Five Key Questions Before You Negotiate

How successful are you at negotiating with yourself? At first, this may sound like an odd question to ask. Yet, we undertake dozens of negotiations with ourselves every day.

We negotiate with our kids, our pets and of course in our professional lives, in fact it seems we are always negotiating or weighing the odds about something or other.

Should I eat that cupcake? I just ran 5 miles and ate fruit for breakfast… so why not?

In our professional world, as an executive, employee, entrepreneur or job seeker, our negotiations become much more impactful because of how we look at them and approach them.  Although we often put greater emphasis on professional negotiations than those we have with ourselves, family, friends or pets, the same preparation and skill set apply..

Here are FIVE KEY questions to ask before you even start negotiations which will help to bring clarity, even when negotiating with yourself!

1. Do you have the right to compromise?

Compromise is an alternative to competing, yielding or problem solving.

If the people negotiating are “paper tigers”, with no right or authority to compromise, then you and your company may need to negotiate all over again later.

2.  Have you anticipated the other side’s strategy?

Now that you’ve prepared for your side of the negotiations you are ready to go, right?  Not so fast. If you have not considered what will be important to the other side, then you are not fully prepared.  If you are ready to address what your counterpart is likely to argue, you are ready to go.

In an ongoing business relationship, you may be aware of your counterpart’s priorities from prior negotiations.  You can fine-tune your preparation by looking at the pros and cons of a deal.

3.  Do you understand the pros and cons of each side?

We assess the pros and cons when making decisions every day.  Personally and professionally, we need to be prepared for the other side’s arguments before we enter negotiations.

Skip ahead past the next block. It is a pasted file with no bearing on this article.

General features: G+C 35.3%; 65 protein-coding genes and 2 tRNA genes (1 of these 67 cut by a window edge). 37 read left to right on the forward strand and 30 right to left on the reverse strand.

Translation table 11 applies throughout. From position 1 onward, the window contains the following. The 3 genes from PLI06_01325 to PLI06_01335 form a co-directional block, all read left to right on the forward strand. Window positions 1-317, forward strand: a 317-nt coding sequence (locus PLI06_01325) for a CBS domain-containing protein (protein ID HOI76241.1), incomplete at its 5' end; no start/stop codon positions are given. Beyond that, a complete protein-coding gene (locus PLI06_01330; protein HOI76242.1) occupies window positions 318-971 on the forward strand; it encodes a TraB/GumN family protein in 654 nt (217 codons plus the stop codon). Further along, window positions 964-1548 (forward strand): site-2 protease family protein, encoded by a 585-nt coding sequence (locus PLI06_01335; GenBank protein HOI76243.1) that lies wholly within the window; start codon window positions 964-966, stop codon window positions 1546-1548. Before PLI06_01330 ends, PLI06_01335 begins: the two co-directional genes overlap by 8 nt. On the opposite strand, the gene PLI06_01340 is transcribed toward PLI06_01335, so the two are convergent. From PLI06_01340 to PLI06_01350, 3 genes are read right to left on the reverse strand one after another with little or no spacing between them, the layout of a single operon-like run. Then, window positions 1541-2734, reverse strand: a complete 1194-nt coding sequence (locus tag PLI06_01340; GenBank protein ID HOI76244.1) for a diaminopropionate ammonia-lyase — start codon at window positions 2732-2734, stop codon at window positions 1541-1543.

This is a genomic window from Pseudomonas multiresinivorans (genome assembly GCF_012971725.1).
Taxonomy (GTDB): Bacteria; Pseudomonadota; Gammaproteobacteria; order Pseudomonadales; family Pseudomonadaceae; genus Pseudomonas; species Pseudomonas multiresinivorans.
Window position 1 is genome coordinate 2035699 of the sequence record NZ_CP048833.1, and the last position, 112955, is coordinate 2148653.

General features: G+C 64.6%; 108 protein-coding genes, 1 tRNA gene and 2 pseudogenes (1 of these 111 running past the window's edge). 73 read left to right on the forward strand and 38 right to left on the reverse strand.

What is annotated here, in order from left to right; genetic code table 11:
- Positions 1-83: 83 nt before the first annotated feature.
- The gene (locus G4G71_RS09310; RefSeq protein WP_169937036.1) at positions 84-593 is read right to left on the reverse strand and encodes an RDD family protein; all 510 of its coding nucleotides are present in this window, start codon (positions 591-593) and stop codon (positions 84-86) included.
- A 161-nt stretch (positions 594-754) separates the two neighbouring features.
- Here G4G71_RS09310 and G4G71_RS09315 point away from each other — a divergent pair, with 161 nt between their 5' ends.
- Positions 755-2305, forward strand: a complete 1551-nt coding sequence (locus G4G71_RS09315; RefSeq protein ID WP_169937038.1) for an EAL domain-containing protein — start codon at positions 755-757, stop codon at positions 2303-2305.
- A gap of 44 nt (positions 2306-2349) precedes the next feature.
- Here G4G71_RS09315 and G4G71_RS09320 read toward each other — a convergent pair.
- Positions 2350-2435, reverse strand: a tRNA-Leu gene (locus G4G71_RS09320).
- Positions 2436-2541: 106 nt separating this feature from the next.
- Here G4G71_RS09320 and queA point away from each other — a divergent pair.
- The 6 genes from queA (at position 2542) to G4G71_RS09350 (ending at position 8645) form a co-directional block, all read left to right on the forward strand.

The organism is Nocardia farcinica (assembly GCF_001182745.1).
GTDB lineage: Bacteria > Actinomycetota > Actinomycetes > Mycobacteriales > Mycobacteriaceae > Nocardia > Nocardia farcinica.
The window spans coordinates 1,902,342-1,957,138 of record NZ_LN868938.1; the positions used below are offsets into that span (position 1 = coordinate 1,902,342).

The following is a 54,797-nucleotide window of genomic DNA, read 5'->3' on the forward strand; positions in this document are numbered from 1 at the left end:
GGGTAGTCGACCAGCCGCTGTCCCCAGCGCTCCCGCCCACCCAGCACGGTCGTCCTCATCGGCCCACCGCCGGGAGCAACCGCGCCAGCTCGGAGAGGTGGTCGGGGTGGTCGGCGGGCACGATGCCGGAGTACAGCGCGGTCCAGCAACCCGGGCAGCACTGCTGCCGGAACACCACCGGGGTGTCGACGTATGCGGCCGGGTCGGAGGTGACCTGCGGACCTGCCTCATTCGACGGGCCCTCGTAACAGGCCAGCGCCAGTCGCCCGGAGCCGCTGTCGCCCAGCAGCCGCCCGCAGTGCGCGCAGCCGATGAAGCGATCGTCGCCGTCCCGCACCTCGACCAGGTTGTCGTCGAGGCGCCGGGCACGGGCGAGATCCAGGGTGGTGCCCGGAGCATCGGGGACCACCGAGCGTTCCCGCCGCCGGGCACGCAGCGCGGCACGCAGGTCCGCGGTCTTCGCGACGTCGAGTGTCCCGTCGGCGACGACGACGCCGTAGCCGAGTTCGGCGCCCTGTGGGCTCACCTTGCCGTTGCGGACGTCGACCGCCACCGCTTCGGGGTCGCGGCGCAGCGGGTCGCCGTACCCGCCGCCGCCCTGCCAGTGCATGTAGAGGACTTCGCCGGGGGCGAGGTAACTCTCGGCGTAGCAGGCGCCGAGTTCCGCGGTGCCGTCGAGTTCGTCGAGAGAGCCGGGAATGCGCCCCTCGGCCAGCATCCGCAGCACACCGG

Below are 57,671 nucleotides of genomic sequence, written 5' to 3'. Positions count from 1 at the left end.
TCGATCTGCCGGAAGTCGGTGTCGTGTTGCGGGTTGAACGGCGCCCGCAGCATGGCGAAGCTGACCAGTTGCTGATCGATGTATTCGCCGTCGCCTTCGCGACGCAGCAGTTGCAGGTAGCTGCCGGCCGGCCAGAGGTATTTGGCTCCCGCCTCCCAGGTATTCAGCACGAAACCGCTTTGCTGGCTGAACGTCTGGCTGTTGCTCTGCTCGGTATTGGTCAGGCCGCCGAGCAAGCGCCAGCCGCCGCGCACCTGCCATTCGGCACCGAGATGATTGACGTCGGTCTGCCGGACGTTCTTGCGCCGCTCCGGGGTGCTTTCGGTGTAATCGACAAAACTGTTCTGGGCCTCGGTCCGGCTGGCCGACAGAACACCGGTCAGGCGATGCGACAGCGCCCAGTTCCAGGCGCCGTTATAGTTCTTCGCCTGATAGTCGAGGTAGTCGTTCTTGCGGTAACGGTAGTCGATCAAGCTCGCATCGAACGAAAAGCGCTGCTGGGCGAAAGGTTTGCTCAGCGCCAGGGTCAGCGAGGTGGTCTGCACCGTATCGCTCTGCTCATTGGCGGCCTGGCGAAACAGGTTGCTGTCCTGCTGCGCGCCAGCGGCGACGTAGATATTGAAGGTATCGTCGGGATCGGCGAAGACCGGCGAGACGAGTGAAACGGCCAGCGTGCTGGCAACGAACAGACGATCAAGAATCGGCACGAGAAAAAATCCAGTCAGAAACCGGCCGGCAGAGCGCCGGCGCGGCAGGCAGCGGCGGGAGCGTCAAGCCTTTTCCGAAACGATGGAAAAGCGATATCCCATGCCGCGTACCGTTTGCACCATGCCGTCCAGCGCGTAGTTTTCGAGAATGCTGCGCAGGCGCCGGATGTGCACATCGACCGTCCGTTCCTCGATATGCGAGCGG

If you are aware of problem areas, e.g., late deliveries or inconsistent service, then you should assess the pros and cons in advance.  Consider how you can maintain this relationship by being diplomatic in your negotiations and illustrating improvements in those areas.

You can access a T chart on an iPhone.

It is likely that the other side will come prepared to point out the flaws in your arguments.  If you are looking for a win-win, then you will need to know the other side’s flaws as well.  If not, they may be looking for a win-lose with you being the loser.

If this is an international deal, then you need to understand the customs and practice of the country you are visiting and how your own customs and practice may be viewed.

4. What will body language tell you?

Commanding body language is a matter of awareness, self-control and practice.

If you are attuned to body language, you will be able to interpret a great deal about what the other side is thinking and feeling as they give off nonverbal signals during the negotiations.

Keep in mind that your expression, hands, stance, posture and voice can make or break a deal by giving off signals of nervousness or doubt.

Research any cultural norms if you are negotiating in international markets (e.g., eye contact, handshake, handing out and writing on business cards).

Like any performance, rehearsing is time well spent.

5. What is your deal breaker?

Have you considered the button that must be pushed in order for you to walk away from the deal? Every organization needs to define matters that are non-negotiable or in, in fact, they simply cannot walk away from making a deal.

You need to know:

  • If you are the right person for the negotiation;
  • Consider your counterpart’s strategy;
  • Consider the pros and cons and illustrate improvements;
  • Be attuned to body language;
  • Know if there is a deal breaker allowing you to walk away without an agreement (e.g., allowing the matter to proceed to litigation).

SUMMARY:  Successful negotiations are a lifelong journey providing you with the opportunity to succeed in all of life’s endeavors.  Prepare and focus on your performance because you may only have one opportunity. If you read and digest the resource links above you’ll be well on your way to being able to start (and finish) a winning negotiation.

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